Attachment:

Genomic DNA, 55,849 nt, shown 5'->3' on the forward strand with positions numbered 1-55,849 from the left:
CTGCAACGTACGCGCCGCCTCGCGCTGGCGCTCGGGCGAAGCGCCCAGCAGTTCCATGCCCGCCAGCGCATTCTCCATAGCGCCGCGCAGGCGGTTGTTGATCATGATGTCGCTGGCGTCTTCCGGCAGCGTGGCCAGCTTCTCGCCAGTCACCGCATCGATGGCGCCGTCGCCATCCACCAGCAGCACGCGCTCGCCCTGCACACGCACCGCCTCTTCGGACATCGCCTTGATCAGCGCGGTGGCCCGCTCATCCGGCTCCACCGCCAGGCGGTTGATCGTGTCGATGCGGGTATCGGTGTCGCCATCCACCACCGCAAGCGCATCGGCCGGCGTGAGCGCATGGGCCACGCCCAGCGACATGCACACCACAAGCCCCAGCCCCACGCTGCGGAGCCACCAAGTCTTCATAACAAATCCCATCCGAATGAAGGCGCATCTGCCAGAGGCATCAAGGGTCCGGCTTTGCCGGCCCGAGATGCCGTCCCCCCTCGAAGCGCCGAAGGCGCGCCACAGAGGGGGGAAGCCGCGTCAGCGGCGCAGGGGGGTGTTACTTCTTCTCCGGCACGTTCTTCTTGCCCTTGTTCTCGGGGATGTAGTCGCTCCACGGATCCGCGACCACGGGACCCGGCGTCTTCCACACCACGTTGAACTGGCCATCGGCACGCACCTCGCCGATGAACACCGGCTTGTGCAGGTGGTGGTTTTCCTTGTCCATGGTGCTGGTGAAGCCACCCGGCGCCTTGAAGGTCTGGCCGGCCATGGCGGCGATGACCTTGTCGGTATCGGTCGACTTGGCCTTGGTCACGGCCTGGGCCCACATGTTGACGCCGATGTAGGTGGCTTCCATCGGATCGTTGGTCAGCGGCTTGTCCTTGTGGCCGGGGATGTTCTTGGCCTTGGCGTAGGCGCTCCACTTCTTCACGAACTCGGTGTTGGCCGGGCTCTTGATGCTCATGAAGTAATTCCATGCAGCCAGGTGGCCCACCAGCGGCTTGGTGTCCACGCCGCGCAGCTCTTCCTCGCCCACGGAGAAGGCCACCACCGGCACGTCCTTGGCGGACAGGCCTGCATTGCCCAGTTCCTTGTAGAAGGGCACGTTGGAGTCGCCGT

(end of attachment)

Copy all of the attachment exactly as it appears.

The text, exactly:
Genomic DNA, 55,849 nt, shown 5'->3' on the forward strand with positions numbered 1-55,849 from the left:
CTGCAACGTACGCGCCGCCTCGCGCTGGCGCTCGGGCGAAGCGCCCAGCAGTTCCATGCCCGCCAGCGCATTCTCCATAGCGCCGCGCAGGCGGTTGTTGATCATGATGTCGCTGGCGTCTTCCGGCAGCGTGGCCAGCTTCTCGCCAGTCACCGCATCGATGGCGCCGTCGCCATCCACCAGCAGCACGCGCTCGCCCTGCACACGCACCGCCTCTTCGGACATCGCCTTGATCAGCGCGGTGGCCCGCTCATCCGGCTCCACCGCCAGGCGGTTGATCGTGTCGATGCGGGTATCGGTGTCGCCATCCACCACCGCAAGCGCATCGGCCGGCGTGAGCGCATGGGCCACGCCCAGCGACATGCACACCACAAGCCCCAGCCCCACGCTGCGGAGCCACCAAGTCTTCATAACAAATCCCATCCGAATGAAGGCGCATCTGCCAGAGGCATCAAGGGTCCGGCTTTGCCGGCCCGAGATGCCGTCCCCCCTCGAAGCGCCGAAGGCGCGCCACAGAGGGGGGAAGCCGCGTCAGCGGCGCAGGGGGGTGTTACTTCTTCTCCGGCACGTTCTTCTTGCCCTTGTTCTCGGGGATGTAGTCGCTCCACGGATCCGCGACCACGGGACCCGGCGTCTTCCACACCACGTTGAACTGGCCATCGGCACGCACCTCGCCGATGAACACCGGCTTGTGCAGGTGGTGGTTTTCCTTGTCCATGGTGCTGGTGAAGCCACCCGGCGCCTTGAAGGTCTGGCCGGCCATGGCGGCGATGACCTTGTCGGTATCGGTCGACTTGGCCTTGGTCACGGCCTGGGCCCACATGTTGACGCCGATGTAGGTGGCTTCCATCGGATCGTTGGTCAGCGGCTTGTCCTTGTGGCCGGGGATGTTCTTGGCCTTGGCGTAGGCGCTCCACTTCTTCACGAACTCGGTGTTGGCCGGGCTCTTGATGCTCATGAAGTAATTCCATGCAGCCAGGTGGCCCACCAGCGGCTTGGTGTCCACGCCGCGCAGCTCTTCCTCGCCCACGGAGAAGGCCACCACCGGCACGTCCTTGGCGGACAGGCCTGCATTGCCCAGTTCCTTGTAGAAGGGCACGTTGGAGTCGCCGT